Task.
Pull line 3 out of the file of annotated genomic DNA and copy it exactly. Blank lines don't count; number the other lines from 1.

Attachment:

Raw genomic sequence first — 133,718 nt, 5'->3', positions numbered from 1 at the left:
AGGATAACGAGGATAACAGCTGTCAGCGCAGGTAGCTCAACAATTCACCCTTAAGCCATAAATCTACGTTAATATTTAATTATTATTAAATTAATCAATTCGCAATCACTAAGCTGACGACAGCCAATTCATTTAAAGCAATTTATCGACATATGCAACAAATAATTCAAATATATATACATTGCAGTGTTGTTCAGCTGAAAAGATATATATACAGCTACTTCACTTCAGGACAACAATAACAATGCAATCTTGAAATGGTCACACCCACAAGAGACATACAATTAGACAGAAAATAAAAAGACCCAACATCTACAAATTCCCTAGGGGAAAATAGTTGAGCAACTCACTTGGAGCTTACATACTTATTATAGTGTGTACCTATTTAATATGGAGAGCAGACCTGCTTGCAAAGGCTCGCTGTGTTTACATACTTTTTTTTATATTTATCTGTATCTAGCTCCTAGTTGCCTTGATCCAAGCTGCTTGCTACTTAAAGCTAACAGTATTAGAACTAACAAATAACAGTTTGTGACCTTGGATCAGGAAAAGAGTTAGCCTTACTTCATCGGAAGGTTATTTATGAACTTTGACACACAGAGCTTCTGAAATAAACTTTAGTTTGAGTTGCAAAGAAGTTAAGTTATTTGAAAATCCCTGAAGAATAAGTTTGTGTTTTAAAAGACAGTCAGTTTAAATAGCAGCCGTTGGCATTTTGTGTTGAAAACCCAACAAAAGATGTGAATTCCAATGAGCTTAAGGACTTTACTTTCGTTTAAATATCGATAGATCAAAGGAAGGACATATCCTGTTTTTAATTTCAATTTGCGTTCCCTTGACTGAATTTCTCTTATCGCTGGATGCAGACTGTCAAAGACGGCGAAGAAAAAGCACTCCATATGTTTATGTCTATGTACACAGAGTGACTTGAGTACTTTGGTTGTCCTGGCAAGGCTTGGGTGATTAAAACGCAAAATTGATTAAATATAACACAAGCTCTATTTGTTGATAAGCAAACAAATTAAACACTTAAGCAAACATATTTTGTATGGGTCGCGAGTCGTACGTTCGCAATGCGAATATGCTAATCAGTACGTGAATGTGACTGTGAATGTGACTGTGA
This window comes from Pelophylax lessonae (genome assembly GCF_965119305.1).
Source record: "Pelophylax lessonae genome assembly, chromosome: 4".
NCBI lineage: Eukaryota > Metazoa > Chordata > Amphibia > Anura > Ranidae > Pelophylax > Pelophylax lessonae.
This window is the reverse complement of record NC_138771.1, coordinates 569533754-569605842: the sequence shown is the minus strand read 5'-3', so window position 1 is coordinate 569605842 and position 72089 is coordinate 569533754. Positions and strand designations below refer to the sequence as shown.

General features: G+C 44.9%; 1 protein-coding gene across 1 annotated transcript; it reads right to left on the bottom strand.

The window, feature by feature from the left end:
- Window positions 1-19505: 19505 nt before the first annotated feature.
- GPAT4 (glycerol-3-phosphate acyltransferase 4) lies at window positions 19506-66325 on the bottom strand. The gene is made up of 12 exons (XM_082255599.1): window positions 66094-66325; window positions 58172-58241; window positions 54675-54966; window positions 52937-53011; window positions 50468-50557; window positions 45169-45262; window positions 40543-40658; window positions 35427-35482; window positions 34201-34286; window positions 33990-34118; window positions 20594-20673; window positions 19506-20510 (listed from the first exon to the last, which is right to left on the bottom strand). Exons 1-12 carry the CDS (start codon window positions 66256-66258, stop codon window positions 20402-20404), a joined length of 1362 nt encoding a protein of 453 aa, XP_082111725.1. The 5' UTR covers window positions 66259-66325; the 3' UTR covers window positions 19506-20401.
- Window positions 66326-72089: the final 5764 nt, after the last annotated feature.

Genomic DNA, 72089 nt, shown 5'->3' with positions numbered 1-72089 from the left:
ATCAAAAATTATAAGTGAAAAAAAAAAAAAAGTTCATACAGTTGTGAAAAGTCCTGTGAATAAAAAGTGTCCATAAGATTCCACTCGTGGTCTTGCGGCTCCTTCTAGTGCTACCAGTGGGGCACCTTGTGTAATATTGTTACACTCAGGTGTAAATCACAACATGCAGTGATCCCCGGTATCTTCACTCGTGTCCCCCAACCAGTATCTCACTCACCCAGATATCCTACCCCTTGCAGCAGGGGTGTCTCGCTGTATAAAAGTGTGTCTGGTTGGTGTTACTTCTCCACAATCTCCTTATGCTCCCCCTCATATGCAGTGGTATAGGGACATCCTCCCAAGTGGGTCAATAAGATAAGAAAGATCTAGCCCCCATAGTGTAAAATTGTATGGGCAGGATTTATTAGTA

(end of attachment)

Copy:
This window comes from Pelophylax lessonae (genome assembly GCF_965119305.1).